Barrios made 23 league appearances for Boca last season and scored his first goal for the club on their way to retaining the Primera Division title. SI.com, "Colombian Midfielder Wilmar Barrios Coy on Future as He Responds to Tottenham Links," 13 July 2018 The goal of treatment is to minimize any scarring on the face and maximize the cosmetic benefit. Marci Robin, Allure, "Beauty Mark Makeover: Why I Chose to Reduce the Size of My Mole Instead of Getting It Removed," 13 July 2018 The goal of these efforts is not to spend tons of money, but to do something different. Clay Marsh, STAT, "Facing deaths of despair from the depths of despair in West Virginia," 12 July 2018 The goal is to spark interest in continuing these activities in a home setting. Sara Ervin Walser, Laurel Leader, "Montpelier shindig raises repair money [South Laurel]," 12 July 2018 The goal for the app is to help the hip hop industry engage more with fans. Thr Staff, The Hollywood Reporter, "Pusha T Launches Hip Hop App," 12 July 2018 Although few derided past presidents’ ultimately naive dreams of working with Putin, Trump’s professed identical goal is sending visible willies through Democrats and European allies alike. Andrew Malcolm, SFChronicle.com, "Will Trump stand up to Putin or fall for him?," 12 July 2018 The goal of the new services, available this summer, is to put Jerusalem on par with other major cities around the world, such as London, Paris and New York. Jewish Journal, "Visitor pass 'connects the dots' in the city of Jerusalem," 12 July 2018 Gourley added that the goal of partnering with Lynn and the Keep Oregon Well street team at their shows is to inspire their fans to make mental healthy a priority, too. Lyndsey Havens, Billboard, "Portugal. The Man Advocate For Mental Health Awareness At Oregon Tour Stops: Exclusive," 12 July 2018

These example sentences are selected automatically from various online news sources to reflect current usage of the word 'goal.' Views expressed in the examples do not represent the opinion of Merriam-Webster or its editors. Send us feedback.

See More

First Known Use of goal

1531, in the meaning defined at sense 3a

History and Etymology for goal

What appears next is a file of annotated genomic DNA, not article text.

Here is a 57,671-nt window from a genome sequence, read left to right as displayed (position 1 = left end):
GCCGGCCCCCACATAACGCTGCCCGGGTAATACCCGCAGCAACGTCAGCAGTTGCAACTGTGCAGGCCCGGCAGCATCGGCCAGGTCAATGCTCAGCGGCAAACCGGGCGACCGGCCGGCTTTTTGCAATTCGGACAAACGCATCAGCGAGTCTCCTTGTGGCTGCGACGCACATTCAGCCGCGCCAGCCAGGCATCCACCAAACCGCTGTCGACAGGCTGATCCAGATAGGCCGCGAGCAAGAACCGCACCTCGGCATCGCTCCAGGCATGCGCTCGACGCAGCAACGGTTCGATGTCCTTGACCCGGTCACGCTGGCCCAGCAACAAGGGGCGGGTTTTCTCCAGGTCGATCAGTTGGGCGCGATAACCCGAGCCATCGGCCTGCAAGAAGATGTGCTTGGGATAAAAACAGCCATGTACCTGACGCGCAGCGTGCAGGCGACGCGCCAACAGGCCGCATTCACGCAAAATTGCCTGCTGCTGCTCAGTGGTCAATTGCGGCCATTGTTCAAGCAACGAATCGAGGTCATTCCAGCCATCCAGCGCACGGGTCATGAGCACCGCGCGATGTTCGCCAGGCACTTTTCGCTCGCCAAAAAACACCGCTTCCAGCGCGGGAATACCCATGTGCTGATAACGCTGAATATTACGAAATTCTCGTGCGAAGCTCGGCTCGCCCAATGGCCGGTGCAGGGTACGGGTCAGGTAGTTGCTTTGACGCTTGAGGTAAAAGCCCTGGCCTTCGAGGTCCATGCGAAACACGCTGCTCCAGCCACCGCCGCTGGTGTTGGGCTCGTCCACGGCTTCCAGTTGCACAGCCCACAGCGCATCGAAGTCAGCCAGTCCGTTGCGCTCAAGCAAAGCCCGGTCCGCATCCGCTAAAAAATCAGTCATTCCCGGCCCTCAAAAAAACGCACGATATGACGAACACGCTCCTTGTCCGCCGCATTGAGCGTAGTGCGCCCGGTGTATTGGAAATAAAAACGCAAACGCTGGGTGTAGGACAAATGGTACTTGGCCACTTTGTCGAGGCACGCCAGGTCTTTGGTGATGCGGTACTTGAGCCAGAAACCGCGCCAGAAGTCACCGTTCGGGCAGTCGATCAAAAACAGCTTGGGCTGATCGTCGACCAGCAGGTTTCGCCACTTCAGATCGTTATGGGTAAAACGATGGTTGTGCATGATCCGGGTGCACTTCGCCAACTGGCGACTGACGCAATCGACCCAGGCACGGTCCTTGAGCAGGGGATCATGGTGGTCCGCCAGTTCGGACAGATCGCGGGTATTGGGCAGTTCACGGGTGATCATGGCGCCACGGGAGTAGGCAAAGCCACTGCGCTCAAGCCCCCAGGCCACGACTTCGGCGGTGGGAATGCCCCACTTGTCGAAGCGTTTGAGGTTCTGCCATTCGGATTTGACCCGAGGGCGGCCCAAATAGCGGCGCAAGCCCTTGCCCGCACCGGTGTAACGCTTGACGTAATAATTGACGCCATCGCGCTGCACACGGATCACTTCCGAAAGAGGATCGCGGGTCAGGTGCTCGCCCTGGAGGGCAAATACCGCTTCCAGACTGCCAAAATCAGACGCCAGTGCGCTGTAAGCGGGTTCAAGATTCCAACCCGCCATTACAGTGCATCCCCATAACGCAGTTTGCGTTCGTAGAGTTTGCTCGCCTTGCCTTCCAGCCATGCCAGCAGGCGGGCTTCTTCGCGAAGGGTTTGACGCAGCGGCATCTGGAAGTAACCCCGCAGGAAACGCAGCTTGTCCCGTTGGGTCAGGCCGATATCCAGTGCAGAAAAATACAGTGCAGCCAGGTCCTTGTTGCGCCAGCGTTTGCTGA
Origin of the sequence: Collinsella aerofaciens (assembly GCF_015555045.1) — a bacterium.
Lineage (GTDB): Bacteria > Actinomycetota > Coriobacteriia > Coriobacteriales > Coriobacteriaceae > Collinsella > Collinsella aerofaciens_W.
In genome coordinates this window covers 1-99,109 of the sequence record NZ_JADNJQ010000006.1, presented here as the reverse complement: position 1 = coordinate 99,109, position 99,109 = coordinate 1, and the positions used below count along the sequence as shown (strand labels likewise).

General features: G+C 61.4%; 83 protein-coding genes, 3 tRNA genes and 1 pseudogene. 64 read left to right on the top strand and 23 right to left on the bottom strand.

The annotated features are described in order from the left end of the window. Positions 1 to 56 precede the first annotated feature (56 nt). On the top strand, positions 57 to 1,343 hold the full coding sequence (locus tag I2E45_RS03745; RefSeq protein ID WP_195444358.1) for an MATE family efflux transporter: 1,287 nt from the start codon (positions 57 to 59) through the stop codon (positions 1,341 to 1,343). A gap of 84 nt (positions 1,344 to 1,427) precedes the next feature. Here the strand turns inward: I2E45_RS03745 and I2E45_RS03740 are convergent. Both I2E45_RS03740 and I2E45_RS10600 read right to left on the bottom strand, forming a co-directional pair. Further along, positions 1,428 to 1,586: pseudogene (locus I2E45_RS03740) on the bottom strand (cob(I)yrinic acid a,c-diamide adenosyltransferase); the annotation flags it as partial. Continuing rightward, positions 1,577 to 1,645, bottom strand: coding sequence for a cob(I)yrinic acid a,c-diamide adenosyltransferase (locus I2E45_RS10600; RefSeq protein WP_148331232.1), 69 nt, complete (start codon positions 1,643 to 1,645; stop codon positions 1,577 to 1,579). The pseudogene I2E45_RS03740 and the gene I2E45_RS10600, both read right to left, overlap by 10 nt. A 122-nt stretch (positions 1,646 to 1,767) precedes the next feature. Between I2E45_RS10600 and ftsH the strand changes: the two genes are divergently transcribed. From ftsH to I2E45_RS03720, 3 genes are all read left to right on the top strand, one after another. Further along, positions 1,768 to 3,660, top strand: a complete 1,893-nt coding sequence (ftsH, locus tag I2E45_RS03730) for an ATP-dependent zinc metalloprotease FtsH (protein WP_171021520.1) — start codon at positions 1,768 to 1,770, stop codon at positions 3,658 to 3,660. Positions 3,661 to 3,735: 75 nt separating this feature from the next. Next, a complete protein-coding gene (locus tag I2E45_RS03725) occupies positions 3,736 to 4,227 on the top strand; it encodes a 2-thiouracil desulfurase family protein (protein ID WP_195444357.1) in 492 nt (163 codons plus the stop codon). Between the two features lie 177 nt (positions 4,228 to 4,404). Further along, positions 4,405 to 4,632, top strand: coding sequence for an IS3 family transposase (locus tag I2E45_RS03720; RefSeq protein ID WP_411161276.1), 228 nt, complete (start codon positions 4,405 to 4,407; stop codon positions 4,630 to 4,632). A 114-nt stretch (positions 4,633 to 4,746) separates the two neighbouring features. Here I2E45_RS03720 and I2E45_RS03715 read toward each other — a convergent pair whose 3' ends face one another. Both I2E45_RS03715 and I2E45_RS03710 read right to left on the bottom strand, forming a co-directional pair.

Middle English gol boundary, limit

Keep scrolling for more

Learn More about goal

Phrases Related to goal

drop goal

last-gasp goal

own goal

Statistics for goal

Last Updated

20 Oct 2018

Look-up Popularity

Time Traveler for goal

The first known use of goal was in 1531

See more words from the same year

Keep scrolling for more

More Definitions for goal



English Language Learners Definition of goal

: something that you are trying to do or achieve

: an area or object into which a ball or puck must be hit, kicked, etc., to score points in various games (such as soccer and hockey)

: the act of hitting, kicking, etc., a ball or puck into a goal or the score that results from doing this


\ˈgōl \

Kids Definition of goal

1 : purpose What is your goal in life?

2 : an area or object into which a ball or puck must be driven in various games in order to score

3 : a scoring of one or more points by driving a ball or puck into a goal

4 : the point at which a race or journey is to end

5 : an area to be reached safely in certain games

Keep scrolling for more

Comments on goal

What made you want to look up goal? Please tell us where you read or heard it (including the quote, if possible).


to reject or criticize sharply

Get Word of the Day daily email!

Test Your Vocabulary

Words from Greek and Roman Mythology Quiz

  • the-triumph-of-venus-by-alessandro-magnasco
  • Boreal comes from the name of the ancient Greek god of which wind?
Spell It

Can you spell these 10 commonly misspelled words?

Word Winder's CrossWinder

Test Your Knowledge - and learn some interesting things along the way.


Love words? Need even more definitions?

Subscribe to America's largest dictionary and get thousands more definitions and advanced search—ad free!